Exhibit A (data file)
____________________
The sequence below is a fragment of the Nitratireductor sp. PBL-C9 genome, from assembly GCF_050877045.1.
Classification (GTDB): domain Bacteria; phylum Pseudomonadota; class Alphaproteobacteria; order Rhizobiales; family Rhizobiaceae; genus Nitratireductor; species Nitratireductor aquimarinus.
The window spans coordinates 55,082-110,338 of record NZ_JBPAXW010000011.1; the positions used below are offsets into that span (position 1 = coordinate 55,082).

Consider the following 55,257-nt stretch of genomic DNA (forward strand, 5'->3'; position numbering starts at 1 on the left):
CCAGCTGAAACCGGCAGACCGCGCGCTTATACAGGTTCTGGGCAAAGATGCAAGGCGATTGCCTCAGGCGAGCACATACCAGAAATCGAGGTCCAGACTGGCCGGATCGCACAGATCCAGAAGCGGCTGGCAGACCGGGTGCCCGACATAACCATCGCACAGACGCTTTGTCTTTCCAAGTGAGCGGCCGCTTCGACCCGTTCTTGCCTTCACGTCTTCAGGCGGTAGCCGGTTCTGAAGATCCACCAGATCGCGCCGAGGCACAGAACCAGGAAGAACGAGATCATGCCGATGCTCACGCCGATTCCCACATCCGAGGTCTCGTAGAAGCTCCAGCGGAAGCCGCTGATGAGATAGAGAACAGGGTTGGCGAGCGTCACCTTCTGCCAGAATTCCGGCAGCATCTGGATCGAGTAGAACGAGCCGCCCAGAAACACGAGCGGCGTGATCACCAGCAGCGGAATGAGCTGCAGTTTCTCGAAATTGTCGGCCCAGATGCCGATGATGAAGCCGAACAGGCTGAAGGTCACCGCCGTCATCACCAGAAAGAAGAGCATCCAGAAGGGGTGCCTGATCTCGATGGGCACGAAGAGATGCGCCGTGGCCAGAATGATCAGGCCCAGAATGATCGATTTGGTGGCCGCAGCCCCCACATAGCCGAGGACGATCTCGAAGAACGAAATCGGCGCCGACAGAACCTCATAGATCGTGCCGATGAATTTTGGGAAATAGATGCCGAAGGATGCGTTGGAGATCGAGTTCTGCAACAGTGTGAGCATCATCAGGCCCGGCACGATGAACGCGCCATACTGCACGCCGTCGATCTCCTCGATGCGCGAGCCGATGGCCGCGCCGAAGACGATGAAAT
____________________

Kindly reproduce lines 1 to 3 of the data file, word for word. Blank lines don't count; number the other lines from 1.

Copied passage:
The sequence below is a fragment of the Nitratireductor sp. PBL-C9 genome, from assembly GCF_050877045.1.
Classification (GTDB): domain Bacteria; phylum Pseudomonadota; class Alphaproteobacteria; order Rhizobiales; family Rhizobiaceae; genus Nitratireductor; species Nitratireductor aquimarinus.
The window spans coordinates 55,082-110,338 of record NZ_JBPAXW010000011.1; the positions used below are offsets into that span (position 1 = coordinate 55,082).